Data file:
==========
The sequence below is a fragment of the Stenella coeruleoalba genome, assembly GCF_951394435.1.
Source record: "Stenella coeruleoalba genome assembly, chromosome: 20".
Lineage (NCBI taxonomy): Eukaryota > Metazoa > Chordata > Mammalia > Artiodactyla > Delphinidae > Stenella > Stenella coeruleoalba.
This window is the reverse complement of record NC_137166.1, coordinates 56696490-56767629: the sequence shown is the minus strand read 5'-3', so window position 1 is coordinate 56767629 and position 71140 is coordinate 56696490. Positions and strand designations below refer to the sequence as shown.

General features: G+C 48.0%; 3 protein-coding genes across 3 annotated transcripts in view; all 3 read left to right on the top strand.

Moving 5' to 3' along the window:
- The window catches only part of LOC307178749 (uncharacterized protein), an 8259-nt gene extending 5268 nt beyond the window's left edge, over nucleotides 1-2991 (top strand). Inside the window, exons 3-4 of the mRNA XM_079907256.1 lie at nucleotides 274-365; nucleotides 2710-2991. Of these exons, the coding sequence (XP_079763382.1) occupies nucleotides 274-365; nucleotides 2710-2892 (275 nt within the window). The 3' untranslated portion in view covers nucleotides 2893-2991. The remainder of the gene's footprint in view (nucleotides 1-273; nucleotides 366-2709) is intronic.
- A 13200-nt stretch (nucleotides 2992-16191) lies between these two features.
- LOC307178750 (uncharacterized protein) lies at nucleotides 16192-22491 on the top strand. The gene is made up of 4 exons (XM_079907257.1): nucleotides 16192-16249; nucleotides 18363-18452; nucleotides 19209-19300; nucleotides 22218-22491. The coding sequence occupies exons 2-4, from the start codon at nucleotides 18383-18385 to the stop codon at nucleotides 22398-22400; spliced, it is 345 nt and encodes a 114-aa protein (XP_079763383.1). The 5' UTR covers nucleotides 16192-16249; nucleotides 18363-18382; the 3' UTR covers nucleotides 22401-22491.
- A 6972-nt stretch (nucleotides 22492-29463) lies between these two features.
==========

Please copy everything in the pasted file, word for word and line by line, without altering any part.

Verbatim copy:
The sequence below is a fragment of the Stenella coeruleoalba genome, assembly GCF_951394435.1.
Source record: "Stenella coeruleoalba genome assembly, chromosome: 20".
Lineage (NCBI taxonomy): Eukaryota > Metazoa > Chordata > Mammalia > Artiodactyla > Delphinidae > Stenella > Stenella coeruleoalba.
This window is the reverse complement of record NC_137166.1, coordinates 56696490-56767629: the sequence shown is the minus strand read 5'-3', so window position 1 is coordinate 56767629 and position 71140 is coordinate 56696490. Positions and strand designations below refer to the sequence as shown.

General features: G+C 48.0%; 3 protein-coding genes across 3 annotated transcripts in view; all 3 read left to right on the top strand.

Moving 5' to 3' along the window:
- The window catches only part of LOC307178749 (uncharacterized protein), an 8259-nt gene extending 5268 nt beyond the window's left edge, over nucleotides 1-2991 (top strand). Inside the window, exons 3-4 of the mRNA XM_079907256.1 lie at nucleotides 274-365; nucleotides 2710-2991. Of these exons, the coding sequence (XP_079763382.1) occupies nucleotides 274-365; nucleotides 2710-2892 (275 nt within the window). The 3' untranslated portion in view covers nucleotides 2893-2991. The remainder of the gene's footprint in view (nucleotides 1-273; nucleotides 366-2709) is intronic.
- A 13200-nt stretch (nucleotides 2992-16191) lies between these two features.
- LOC307178750 (uncharacterized protein) lies at nucleotides 16192-22491 on the top strand. The gene is made up of 4 exons (XM_079907257.1): nucleotides 16192-16249; nucleotides 18363-18452; nucleotides 19209-19300; nucleotides 22218-22491. The coding sequence occupies exons 2-4, from the start codon at nucleotides 18383-18385 to the stop codon at nucleotides 22398-22400; spliced, it is 345 nt and encodes a 114-aa protein (XP_079763383.1). The 5' UTR covers nucleotides 16192-16249; nucleotides 18363-18382; the 3' UTR covers nucleotides 22401-22491.
- A 6972-nt stretch (nucleotides 22492-29463) lies between these two features.